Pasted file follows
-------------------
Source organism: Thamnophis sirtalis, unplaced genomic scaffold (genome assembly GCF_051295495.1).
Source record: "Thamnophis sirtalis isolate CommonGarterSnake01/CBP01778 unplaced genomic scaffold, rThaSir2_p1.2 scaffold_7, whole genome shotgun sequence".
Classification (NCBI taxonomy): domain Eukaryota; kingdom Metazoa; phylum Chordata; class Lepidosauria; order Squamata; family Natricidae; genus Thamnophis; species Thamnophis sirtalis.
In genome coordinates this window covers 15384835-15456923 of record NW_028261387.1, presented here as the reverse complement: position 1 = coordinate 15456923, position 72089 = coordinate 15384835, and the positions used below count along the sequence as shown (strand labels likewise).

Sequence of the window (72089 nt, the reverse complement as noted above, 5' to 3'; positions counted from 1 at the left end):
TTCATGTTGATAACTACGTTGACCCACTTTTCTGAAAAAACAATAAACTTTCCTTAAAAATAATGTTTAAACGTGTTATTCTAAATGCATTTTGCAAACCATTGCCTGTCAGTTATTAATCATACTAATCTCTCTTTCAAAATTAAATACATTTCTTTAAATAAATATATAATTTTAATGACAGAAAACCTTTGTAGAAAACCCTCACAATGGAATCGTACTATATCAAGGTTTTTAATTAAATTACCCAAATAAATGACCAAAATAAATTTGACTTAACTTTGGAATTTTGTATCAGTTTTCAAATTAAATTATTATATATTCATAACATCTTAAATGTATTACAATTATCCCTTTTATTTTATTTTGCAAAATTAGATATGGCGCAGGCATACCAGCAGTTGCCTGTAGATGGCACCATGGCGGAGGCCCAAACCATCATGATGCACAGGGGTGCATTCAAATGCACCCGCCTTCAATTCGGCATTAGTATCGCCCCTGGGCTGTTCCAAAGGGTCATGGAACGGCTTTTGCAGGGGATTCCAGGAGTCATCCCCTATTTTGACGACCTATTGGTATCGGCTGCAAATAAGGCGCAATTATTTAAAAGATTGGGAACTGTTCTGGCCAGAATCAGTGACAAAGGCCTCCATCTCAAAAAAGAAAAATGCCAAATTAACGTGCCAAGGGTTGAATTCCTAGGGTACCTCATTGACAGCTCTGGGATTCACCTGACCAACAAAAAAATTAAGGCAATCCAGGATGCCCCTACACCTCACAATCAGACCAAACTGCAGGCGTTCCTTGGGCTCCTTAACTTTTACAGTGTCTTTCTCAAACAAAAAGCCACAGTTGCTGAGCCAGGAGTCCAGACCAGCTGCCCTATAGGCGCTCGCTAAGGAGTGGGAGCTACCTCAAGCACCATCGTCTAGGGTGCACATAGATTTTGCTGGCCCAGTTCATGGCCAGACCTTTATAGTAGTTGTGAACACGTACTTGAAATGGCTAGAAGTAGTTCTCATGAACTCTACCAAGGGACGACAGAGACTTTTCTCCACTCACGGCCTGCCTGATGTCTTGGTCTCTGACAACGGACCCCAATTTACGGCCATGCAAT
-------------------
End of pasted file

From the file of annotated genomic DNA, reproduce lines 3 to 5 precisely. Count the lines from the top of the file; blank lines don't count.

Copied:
Classification (NCBI taxonomy): domain Eukaryota; kingdom Metazoa; phylum Chordata; class Lepidosauria; order Squamata; family Natricidae; genus Thamnophis; species Thamnophis sirtalis.
In genome coordinates this window covers 15384835-15456923 of record NW_028261387.1, presented here as the reverse complement: position 1 = coordinate 15456923, position 72089 = coordinate 15384835, and the positions used below count along the sequence as shown (strand labels likewise).

Sequence of the window (72089 nt, the reverse complement as noted above, 5' to 3'; positions counted from 1 at the left end):